Ghosts of the Tsunami is a fantastic introduction to the author Richard Lloyd Parry, whose previous book People Who Eat Darkness absolutely destroyed me. In fact, it’s curious that this book would be an introduction, as there hasn’t been very much written about the book, (perhaps because it was first released in the United Kingdom), but I doubt it. It’s probably because books like these do not receive enough attention, which is too bad because it’s painfully beautiful.
While beautiful may be a strange adjective to apply to a book about the tsunami in Japan, it is the ghostly element that resonates, because to a degree, the story is already told. It makes sense for a book like this one to come out now, because the tsunami and its aftereffects did not feel like it was told in North America, and to a large degree Parry explores this issue. Part of the Japanese culture that Parry understands so well is that it’s similar and dissimilar to our own as so much of the exchanges involve honour and respect and phrases that do not quite translate, (a section on the term “sayanora” says so much).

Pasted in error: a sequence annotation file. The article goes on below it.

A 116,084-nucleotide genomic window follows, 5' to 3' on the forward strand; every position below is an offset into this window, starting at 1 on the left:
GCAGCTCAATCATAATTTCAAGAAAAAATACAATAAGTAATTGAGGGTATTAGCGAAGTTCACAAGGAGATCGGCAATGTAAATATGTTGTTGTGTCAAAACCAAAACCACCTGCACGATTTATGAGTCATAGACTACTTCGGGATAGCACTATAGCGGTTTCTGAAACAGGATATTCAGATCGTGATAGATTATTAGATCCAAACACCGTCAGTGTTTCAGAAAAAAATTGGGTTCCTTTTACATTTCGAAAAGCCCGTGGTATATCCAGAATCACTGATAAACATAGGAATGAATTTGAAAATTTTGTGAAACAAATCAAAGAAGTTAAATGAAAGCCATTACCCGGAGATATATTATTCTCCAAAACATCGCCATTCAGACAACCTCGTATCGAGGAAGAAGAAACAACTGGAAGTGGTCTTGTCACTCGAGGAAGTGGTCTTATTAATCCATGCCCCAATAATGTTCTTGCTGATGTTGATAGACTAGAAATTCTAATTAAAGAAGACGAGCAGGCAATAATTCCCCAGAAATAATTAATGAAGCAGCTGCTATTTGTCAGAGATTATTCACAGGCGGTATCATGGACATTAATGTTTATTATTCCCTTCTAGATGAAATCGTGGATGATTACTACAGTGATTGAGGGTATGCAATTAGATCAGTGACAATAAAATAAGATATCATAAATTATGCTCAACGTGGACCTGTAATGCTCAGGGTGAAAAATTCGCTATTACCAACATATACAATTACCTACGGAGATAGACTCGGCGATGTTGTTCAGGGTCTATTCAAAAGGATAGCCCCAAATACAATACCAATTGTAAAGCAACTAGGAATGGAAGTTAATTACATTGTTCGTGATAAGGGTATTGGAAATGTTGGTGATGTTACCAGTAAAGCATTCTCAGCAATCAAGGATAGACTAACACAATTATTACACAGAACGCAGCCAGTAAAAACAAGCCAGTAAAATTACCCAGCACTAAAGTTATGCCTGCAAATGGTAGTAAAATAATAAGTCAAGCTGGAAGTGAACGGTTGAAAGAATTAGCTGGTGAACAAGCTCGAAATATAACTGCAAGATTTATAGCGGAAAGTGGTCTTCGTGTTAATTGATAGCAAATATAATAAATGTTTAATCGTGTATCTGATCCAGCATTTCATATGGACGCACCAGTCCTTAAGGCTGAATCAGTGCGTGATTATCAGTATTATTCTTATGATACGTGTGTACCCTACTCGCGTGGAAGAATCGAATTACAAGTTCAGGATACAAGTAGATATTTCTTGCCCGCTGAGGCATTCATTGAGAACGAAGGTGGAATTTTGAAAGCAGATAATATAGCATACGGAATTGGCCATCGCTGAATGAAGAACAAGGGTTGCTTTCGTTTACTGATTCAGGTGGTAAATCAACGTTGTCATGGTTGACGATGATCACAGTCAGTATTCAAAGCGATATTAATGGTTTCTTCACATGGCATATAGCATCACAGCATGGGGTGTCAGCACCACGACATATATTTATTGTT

Much of the reaction was to go about business as usual, as it is un-Japanese in a way to outwardly mourn for the dead, and this is where the ghosts of the title enter. Parry realizes that with so much unspoken in the culture, (and with Japan being a very non-religious non-Christian culture), that much of the ghost manifests as not literal ghosts, but also feelings and speech. It’s a very sad read, and it explores a mystery of a school in particular and why they acted in the way that they did, (or did not), but much of the book is an attempt to understand a culture from afar as an outsider (and Parry recognizes that though he is welcomed, he will not always be so).
Ghosts of the Tsunami: Death and Life in Japan’s Disaster Zone was provided by Raincoast Books in exchange for an honest review. It may be purchased from your friendly independent bookseller or other fine bookstores.